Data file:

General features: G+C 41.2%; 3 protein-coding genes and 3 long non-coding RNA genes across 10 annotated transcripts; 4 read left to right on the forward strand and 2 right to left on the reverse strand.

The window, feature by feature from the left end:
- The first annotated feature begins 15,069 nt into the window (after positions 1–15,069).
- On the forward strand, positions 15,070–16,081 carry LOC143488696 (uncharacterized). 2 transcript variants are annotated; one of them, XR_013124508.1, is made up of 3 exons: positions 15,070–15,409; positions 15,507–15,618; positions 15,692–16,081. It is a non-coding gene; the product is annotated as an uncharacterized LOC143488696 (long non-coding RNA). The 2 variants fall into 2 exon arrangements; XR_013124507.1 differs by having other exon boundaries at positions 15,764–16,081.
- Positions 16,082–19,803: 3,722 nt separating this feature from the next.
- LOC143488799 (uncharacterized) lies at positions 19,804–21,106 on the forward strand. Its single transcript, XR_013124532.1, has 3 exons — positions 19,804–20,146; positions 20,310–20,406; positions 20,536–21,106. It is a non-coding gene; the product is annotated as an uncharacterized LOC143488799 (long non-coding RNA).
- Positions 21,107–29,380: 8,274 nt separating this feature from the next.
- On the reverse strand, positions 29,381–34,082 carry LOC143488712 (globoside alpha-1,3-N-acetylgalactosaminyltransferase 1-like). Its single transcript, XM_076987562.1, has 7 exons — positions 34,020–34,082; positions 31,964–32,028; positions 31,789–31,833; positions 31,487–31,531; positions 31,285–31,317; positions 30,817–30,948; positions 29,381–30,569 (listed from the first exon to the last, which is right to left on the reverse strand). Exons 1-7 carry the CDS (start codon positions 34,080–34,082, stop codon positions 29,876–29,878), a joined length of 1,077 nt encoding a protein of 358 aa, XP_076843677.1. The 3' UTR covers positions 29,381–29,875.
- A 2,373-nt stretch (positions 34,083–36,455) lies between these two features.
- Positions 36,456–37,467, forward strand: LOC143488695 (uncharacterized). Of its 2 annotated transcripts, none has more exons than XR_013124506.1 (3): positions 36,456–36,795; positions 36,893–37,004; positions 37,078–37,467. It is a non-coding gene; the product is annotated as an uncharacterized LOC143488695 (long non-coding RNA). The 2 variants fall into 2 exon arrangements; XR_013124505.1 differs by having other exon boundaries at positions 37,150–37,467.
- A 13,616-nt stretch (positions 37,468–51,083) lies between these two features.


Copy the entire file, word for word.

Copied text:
General features: G+C 41.2%; 3 protein-coding genes and 3 long non-coding RNA genes across 10 annotated transcripts; 4 read left to right on the forward strand and 2 right to left on the reverse strand.

The window, feature by feature from the left end:
- The first annotated feature begins 15,069 nt into the window (after positions 1–15,069).
- On the forward strand, positions 15,070–16,081 carry LOC143488696 (uncharacterized). 2 transcript variants are annotated; one of them, XR_013124508.1, is made up of 3 exons: positions 15,070–15,409; positions 15,507–15,618; positions 15,692–16,081. It is a non-coding gene; the product is annotated as an uncharacterized LOC143488696 (long non-coding RNA). The 2 variants fall into 2 exon arrangements; XR_013124507.1 differs by having other exon boundaries at positions 15,764–16,081.
- Positions 16,082–19,803: 3,722 nt separating this feature from the next.
- LOC143488799 (uncharacterized) lies at positions 19,804–21,106 on the forward strand. Its single transcript, XR_013124532.1, has 3 exons — positions 19,804–20,146; positions 20,310–20,406; positions 20,536–21,106. It is a non-coding gene; the product is annotated as an uncharacterized LOC143488799 (long non-coding RNA).
- Positions 21,107–29,380: 8,274 nt separating this feature from the next.
- On the reverse strand, positions 29,381–34,082 carry LOC143488712 (globoside alpha-1,3-N-acetylgalactosaminyltransferase 1-like). Its single transcript, XM_076987562.1, has 7 exons — positions 34,020–34,082; positions 31,964–32,028; positions 31,789–31,833; positions 31,487–31,531; positions 31,285–31,317; positions 30,817–30,948; positions 29,381–30,569 (listed from the first exon to the last, which is right to left on the reverse strand). Exons 1-7 carry the CDS (start codon positions 34,080–34,082, stop codon positions 29,876–29,878), a joined length of 1,077 nt encoding a protein of 358 aa, XP_076843677.1. The 3' UTR covers positions 29,381–29,875.
- A 2,373-nt stretch (positions 34,083–36,455) lies between these two features.
- Positions 36,456–37,467, forward strand: LOC143488695 (uncharacterized). Of its 2 annotated transcripts, none has more exons than XR_013124506.1 (3): positions 36,456–36,795; positions 36,893–37,004; positions 37,078–37,467. It is a non-coding gene; the product is annotated as an uncharacterized LOC143488695 (long non-coding RNA). The 2 variants fall into 2 exon arrangements; XR_013124505.1 differs by having other exon boundaries at positions 37,150–37,467.
- A 13,616-nt stretch (positions 37,468–51,083) lies between these two features.